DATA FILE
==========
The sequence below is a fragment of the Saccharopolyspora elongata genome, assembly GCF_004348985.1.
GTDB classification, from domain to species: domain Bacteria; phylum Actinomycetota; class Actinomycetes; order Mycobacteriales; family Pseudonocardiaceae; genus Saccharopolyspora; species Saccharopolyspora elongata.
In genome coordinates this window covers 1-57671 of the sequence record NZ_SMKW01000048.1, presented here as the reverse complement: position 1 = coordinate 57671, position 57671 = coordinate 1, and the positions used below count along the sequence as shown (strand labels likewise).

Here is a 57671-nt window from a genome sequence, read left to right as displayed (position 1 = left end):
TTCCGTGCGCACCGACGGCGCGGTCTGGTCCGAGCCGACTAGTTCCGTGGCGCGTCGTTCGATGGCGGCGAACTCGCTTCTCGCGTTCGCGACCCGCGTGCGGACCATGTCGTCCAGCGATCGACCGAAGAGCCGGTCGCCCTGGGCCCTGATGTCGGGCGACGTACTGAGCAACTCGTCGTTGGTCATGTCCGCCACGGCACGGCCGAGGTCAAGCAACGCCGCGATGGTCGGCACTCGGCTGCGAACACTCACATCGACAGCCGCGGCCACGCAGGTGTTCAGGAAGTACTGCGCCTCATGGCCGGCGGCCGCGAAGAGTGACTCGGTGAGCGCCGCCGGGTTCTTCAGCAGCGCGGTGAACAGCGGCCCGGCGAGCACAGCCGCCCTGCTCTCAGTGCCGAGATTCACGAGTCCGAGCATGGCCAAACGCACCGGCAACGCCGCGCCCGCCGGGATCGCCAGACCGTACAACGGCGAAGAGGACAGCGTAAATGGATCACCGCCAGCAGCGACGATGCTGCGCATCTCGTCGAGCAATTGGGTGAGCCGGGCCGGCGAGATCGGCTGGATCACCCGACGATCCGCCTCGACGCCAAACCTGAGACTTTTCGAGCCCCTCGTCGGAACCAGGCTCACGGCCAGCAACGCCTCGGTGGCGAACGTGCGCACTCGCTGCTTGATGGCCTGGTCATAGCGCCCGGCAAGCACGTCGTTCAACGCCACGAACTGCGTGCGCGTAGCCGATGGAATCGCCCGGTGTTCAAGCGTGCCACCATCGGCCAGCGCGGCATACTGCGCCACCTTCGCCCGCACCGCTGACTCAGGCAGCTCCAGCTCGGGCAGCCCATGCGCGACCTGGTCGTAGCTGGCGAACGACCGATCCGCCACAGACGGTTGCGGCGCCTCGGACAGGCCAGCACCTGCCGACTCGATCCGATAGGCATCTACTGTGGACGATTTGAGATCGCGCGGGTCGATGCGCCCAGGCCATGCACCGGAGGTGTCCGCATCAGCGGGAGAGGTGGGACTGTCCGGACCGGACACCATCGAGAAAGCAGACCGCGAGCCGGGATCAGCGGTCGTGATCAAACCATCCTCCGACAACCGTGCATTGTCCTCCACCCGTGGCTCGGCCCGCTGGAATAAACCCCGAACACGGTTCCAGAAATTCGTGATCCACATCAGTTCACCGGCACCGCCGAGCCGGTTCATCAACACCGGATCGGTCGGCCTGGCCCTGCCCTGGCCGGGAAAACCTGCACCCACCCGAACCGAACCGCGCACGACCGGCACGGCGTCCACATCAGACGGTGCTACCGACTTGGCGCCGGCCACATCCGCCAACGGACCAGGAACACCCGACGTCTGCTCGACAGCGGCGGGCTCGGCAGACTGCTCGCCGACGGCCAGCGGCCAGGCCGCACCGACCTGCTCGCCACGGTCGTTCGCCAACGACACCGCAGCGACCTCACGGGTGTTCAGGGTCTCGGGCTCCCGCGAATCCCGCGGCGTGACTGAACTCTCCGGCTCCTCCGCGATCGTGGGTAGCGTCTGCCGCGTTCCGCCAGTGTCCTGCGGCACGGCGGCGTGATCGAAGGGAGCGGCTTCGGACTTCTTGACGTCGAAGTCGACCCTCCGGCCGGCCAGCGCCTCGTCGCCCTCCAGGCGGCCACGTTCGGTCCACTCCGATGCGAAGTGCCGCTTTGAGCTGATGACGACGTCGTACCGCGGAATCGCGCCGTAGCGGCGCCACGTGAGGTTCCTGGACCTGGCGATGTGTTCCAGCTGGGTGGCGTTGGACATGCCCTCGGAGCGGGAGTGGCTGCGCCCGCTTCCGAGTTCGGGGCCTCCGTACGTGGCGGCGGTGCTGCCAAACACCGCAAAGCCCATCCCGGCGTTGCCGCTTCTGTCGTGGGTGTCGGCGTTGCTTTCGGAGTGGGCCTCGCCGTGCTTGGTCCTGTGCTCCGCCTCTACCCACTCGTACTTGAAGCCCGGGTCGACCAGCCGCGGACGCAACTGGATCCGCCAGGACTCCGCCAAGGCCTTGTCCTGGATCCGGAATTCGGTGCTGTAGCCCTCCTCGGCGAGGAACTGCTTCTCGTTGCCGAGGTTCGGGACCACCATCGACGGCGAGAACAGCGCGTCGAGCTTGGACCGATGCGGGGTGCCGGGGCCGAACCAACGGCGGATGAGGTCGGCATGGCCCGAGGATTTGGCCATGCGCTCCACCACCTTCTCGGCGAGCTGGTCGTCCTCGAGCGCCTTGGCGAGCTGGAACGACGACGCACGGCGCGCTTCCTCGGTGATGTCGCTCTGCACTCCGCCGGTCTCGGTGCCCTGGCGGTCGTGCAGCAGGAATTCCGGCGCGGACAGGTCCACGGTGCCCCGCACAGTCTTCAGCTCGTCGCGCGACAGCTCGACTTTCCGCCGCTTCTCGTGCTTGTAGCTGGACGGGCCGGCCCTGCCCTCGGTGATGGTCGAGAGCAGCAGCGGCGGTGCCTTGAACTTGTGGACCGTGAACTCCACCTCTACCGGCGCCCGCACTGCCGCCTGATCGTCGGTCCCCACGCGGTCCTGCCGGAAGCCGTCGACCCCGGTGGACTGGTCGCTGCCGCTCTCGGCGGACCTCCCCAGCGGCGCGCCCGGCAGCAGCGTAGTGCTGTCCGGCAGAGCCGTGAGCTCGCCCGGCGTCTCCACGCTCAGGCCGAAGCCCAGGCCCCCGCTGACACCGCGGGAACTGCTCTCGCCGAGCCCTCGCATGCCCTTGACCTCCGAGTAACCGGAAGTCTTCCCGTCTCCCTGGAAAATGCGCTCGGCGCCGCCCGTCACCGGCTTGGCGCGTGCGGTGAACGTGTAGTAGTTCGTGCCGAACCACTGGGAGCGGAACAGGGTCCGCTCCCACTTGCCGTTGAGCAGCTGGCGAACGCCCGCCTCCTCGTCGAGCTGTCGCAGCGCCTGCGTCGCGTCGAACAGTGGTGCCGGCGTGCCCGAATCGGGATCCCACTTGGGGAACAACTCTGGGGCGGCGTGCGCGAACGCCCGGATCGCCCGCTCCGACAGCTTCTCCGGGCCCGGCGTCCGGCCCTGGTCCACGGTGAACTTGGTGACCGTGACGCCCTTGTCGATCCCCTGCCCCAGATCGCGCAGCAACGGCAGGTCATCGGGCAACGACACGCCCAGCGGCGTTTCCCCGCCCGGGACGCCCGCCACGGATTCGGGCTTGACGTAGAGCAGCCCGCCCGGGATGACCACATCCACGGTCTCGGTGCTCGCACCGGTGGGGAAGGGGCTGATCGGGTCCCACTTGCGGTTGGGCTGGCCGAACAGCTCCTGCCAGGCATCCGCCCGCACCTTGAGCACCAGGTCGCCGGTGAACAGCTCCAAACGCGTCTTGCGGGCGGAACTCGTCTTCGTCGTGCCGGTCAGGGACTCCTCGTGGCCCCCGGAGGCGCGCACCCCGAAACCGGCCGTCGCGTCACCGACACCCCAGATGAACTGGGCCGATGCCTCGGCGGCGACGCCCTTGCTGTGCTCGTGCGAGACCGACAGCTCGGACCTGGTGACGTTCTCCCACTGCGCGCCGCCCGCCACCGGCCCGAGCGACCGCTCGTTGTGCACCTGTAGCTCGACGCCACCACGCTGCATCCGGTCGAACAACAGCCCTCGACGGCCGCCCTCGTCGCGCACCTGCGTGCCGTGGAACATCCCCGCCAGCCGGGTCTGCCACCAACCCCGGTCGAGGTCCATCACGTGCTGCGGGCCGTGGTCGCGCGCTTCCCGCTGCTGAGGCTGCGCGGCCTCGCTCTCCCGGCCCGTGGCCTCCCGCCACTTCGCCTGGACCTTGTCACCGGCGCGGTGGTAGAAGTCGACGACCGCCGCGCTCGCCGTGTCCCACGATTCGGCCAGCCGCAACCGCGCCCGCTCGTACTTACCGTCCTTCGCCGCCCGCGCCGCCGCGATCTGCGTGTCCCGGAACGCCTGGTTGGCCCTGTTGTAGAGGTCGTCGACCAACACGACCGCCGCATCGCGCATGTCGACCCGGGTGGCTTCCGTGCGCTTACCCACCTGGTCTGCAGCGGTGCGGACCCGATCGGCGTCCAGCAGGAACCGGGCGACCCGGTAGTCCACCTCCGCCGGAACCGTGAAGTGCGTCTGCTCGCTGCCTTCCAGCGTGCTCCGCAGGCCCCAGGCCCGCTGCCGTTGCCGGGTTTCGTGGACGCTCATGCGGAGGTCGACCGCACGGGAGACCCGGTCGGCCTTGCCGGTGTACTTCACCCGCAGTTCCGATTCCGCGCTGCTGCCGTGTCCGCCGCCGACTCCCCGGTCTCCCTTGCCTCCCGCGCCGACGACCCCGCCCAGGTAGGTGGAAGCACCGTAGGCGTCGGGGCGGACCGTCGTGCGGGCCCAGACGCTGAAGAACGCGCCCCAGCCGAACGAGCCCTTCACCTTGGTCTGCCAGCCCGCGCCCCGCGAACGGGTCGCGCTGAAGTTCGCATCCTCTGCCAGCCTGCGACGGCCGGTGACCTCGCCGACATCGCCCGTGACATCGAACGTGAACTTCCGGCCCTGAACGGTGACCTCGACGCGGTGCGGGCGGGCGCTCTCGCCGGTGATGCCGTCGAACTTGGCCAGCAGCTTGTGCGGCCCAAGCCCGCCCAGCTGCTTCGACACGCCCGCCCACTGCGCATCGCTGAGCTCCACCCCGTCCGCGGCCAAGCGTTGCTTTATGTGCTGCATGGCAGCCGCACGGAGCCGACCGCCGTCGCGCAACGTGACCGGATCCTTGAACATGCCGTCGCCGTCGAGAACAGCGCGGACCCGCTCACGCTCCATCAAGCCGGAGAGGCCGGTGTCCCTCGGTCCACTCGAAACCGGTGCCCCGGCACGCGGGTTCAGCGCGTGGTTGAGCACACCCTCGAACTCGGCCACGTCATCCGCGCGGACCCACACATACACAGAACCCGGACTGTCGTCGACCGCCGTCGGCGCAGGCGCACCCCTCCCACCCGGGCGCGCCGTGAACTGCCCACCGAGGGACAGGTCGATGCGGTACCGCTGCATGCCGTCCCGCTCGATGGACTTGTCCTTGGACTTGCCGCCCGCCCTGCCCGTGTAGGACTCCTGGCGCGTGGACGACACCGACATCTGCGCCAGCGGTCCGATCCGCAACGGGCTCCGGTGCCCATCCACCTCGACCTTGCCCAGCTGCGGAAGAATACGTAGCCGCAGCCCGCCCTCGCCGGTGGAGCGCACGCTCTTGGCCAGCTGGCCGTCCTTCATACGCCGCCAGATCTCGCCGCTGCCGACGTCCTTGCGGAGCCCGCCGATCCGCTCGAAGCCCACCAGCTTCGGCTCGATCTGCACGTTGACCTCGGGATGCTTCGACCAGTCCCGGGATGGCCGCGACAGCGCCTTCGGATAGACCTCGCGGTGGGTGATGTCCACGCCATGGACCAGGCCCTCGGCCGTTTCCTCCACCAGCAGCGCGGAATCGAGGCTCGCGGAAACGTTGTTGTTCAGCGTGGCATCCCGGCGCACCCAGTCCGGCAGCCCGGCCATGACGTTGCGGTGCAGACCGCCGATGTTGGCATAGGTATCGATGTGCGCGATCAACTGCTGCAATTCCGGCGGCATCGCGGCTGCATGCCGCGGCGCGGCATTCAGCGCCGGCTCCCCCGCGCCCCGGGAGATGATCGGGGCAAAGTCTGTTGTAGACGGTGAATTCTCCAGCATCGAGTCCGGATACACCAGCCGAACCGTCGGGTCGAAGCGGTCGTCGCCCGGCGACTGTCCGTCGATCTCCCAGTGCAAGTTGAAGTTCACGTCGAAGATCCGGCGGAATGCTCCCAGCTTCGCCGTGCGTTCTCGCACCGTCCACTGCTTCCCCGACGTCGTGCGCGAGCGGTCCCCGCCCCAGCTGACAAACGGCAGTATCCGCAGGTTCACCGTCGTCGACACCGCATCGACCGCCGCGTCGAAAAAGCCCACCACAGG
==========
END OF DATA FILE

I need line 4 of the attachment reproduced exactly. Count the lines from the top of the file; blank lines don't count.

Here is a 57671-nt window from a genome sequence, read left to right as displayed (position 1 = left end):